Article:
Philosophy and Technology 34 (3):589-607 (2020)

Abstract
In a landmark essay, Andreas Matthias claimed that current developments in autonomous, artificially intelligent systems are creating a so-called responsibility gap, which is allegedly ever-widening and stands to undermine both the moral and legal frameworks of our society. But how severe is the threat posed by emerging technologies? In fact, a great number of authors have indicated that the fear is thoroughly instilled. The most pessimistic are calling for a drastic scaling-back or complete moratorium on AI systems, while the optimists aim to show that the gap can be bridged nonetheless. Contrary to both camps, I argue against the prevailing assumption that there is a technology-based responsibility gap. I show how moral responsibility is a dynamic and flexible process, one that can effectively encompass emerging technological entities.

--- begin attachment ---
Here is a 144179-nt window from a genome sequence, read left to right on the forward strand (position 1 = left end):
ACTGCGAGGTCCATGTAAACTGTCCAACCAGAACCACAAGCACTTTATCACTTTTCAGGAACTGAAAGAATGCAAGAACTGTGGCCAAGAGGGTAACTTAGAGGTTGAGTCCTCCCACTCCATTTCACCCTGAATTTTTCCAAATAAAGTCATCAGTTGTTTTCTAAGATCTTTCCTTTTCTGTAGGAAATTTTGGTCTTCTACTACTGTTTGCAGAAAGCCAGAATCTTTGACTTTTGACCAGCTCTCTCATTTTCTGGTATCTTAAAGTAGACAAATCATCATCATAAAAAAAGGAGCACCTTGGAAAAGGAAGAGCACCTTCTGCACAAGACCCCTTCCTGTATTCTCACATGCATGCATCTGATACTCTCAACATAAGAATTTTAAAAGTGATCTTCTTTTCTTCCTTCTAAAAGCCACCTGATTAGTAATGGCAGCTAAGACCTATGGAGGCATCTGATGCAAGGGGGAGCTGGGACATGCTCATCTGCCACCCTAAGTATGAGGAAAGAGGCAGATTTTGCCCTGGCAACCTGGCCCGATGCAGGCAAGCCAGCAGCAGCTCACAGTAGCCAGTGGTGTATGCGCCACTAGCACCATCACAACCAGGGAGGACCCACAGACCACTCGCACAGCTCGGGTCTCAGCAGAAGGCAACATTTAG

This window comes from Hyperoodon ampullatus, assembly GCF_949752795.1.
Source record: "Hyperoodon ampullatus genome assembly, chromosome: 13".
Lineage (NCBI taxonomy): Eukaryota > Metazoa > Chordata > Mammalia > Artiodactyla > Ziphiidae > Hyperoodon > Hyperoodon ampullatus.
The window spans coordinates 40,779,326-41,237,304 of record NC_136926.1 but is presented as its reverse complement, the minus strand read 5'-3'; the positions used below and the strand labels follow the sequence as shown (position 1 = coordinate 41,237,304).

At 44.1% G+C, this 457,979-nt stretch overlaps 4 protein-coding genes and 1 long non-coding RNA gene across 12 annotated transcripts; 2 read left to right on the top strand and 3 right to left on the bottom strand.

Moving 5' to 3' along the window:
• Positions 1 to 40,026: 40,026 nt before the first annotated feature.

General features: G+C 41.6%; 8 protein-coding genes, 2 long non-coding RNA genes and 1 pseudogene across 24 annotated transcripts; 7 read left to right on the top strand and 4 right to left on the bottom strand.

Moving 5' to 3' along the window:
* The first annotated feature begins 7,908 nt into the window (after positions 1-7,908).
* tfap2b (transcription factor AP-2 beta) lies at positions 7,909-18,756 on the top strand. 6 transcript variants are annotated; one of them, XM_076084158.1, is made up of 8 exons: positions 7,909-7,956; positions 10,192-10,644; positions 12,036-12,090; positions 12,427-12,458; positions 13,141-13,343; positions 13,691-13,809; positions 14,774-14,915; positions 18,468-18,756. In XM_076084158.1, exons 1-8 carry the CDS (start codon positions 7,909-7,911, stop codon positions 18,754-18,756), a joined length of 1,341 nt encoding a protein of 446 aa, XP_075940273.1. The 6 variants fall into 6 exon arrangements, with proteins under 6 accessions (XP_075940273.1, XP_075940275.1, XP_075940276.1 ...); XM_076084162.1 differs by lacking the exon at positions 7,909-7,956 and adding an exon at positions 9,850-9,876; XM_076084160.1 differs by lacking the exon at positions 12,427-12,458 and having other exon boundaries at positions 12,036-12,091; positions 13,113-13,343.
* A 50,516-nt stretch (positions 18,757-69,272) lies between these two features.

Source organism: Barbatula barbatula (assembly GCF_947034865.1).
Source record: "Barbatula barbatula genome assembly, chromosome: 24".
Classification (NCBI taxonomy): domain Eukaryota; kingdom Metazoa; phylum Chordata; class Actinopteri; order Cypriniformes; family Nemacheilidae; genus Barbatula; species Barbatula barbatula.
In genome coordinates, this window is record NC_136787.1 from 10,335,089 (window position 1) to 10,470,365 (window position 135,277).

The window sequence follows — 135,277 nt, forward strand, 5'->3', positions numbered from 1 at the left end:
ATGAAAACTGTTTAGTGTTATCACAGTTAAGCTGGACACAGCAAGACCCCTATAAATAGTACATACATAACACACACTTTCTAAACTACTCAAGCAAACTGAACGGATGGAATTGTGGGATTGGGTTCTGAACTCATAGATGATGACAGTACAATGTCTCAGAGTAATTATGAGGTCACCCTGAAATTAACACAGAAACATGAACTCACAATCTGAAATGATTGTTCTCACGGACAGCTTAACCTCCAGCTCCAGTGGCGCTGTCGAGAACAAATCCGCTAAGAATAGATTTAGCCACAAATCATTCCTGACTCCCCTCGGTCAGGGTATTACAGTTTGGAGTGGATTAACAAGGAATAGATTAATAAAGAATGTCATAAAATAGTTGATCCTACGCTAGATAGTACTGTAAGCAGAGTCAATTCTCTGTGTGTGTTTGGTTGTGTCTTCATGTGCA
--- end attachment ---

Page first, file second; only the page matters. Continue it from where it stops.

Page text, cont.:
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DOI 10.1007/s13347-020-00414-7
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References found in this work BETA

The Extended Mind.Andy Clark & David J. Chalmers - 1998 - Analysis 58 (1):7-19.
Freedom and Resentment.Peter Strawson - 1962 - Proceedings of the British Academy 48:187-211.
Superintelligence: Paths, Dangers, Strategies.Nick Bostrom (ed.) - 2014 - Oxford University Press.

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Citations of this work BETA

Experimental Philosophy of Technology.Steven R. Kraaijeveld - 2021 - Philosophy and Technology:1-20.
The Unfounded Bias Against Autonomous Weapons Systems.Áron Dombrovszki - 2021 - Információs Társadalom 21 (2):13–28.

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